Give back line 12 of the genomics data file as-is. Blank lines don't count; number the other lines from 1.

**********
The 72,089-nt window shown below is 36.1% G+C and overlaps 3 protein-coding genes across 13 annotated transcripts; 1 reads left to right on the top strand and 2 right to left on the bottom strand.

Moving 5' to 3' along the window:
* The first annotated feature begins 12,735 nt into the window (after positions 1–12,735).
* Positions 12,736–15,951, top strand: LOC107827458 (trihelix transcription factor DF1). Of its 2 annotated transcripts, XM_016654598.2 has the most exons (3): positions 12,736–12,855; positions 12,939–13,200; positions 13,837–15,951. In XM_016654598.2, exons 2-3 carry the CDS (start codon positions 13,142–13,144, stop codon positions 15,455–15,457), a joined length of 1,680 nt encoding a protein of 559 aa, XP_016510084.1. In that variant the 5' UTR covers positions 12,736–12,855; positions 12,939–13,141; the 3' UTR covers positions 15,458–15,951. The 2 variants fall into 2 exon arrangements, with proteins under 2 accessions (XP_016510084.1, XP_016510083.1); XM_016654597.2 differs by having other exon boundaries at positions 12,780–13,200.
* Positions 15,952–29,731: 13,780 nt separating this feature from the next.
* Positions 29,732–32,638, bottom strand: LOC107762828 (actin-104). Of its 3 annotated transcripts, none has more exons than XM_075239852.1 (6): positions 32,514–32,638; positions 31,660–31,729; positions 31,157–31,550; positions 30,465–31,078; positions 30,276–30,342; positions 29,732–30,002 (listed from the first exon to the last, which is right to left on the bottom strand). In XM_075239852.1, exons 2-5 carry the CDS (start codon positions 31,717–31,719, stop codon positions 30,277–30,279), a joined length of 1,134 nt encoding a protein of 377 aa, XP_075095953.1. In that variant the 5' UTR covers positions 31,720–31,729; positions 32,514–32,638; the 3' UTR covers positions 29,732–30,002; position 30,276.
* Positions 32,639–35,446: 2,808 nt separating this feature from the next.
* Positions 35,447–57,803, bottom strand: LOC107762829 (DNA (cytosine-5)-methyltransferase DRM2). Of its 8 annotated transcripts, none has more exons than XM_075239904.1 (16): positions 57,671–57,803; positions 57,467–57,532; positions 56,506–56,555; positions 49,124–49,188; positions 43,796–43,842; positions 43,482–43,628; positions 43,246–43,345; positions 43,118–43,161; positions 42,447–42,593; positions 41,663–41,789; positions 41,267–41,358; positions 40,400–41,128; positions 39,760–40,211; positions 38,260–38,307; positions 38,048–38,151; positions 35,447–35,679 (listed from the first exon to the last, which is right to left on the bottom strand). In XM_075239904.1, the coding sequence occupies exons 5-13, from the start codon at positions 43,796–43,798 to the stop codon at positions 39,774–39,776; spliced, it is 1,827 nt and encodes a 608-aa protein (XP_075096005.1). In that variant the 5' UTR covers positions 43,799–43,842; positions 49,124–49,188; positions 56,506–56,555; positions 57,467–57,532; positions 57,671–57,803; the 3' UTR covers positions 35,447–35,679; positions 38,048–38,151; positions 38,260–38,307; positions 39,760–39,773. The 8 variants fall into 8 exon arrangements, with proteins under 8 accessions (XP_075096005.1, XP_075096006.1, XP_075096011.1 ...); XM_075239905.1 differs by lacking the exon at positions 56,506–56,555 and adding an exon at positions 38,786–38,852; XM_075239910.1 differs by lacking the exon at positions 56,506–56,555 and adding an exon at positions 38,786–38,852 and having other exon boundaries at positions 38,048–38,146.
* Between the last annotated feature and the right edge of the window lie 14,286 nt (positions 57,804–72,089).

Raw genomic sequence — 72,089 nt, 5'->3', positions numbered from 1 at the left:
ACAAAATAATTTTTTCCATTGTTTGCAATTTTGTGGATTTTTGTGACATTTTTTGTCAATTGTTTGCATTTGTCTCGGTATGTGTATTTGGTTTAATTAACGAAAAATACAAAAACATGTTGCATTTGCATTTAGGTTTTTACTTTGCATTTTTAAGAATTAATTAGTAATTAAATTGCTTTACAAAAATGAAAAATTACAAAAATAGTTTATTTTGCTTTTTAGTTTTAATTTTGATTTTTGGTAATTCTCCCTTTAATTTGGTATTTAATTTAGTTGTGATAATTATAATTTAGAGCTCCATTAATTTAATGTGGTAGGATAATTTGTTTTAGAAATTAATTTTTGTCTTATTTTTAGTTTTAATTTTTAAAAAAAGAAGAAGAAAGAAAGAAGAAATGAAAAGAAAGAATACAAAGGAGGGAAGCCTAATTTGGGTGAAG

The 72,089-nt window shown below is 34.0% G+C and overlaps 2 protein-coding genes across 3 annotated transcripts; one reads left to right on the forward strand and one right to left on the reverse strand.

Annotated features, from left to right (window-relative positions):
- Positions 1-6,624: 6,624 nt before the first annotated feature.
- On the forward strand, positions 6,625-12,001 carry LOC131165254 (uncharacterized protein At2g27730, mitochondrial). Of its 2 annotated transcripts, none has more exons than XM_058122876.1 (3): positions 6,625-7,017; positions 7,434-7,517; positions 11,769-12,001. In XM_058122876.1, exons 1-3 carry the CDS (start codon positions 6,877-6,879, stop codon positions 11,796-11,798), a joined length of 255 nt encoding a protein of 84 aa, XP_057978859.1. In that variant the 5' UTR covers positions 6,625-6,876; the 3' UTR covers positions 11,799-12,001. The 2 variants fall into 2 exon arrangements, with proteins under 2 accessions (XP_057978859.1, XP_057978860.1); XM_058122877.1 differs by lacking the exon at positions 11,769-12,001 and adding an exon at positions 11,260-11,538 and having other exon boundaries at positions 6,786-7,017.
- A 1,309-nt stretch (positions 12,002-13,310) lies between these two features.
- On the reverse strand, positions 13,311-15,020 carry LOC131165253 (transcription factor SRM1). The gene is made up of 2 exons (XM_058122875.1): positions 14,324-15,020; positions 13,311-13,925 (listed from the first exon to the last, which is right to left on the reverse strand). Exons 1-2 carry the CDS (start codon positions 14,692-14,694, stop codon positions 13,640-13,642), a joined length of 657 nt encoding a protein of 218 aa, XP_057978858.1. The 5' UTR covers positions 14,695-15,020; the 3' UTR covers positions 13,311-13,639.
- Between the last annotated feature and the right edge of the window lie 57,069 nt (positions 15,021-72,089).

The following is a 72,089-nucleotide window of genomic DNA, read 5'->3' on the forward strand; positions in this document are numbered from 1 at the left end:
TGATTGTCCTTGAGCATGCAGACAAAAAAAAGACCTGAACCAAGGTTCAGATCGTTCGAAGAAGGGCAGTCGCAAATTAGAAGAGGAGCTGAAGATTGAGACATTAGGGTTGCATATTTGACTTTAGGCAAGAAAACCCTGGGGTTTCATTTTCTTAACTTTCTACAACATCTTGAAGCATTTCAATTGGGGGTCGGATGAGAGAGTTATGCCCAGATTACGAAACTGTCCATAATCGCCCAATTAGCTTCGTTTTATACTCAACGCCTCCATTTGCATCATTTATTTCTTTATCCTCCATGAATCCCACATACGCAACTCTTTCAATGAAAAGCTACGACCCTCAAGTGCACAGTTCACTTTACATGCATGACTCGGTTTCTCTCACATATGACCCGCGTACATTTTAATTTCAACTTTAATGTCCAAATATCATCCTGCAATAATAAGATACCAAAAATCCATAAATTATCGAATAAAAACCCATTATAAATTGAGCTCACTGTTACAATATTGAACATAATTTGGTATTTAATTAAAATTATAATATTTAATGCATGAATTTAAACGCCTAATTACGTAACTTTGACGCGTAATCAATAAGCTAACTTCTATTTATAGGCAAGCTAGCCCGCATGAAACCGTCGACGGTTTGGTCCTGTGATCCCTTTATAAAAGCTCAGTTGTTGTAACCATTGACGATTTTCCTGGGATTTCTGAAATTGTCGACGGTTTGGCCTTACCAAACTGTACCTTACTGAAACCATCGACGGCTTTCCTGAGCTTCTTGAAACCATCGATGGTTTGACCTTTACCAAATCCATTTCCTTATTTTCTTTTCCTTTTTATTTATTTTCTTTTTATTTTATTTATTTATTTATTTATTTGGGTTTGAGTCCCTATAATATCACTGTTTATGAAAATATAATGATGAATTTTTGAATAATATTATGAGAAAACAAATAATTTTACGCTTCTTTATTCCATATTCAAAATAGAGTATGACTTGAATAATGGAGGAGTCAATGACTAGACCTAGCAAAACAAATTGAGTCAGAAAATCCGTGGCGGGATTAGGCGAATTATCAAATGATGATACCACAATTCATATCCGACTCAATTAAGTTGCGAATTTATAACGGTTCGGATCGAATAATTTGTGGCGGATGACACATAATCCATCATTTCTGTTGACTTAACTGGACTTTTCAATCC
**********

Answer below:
The 72,089-nt window shown below is 34.0% G+C and overlaps 2 protein-coding genes across 3 annotated transcripts; one reads left to right on the forward strand and one right to left on the reverse strand.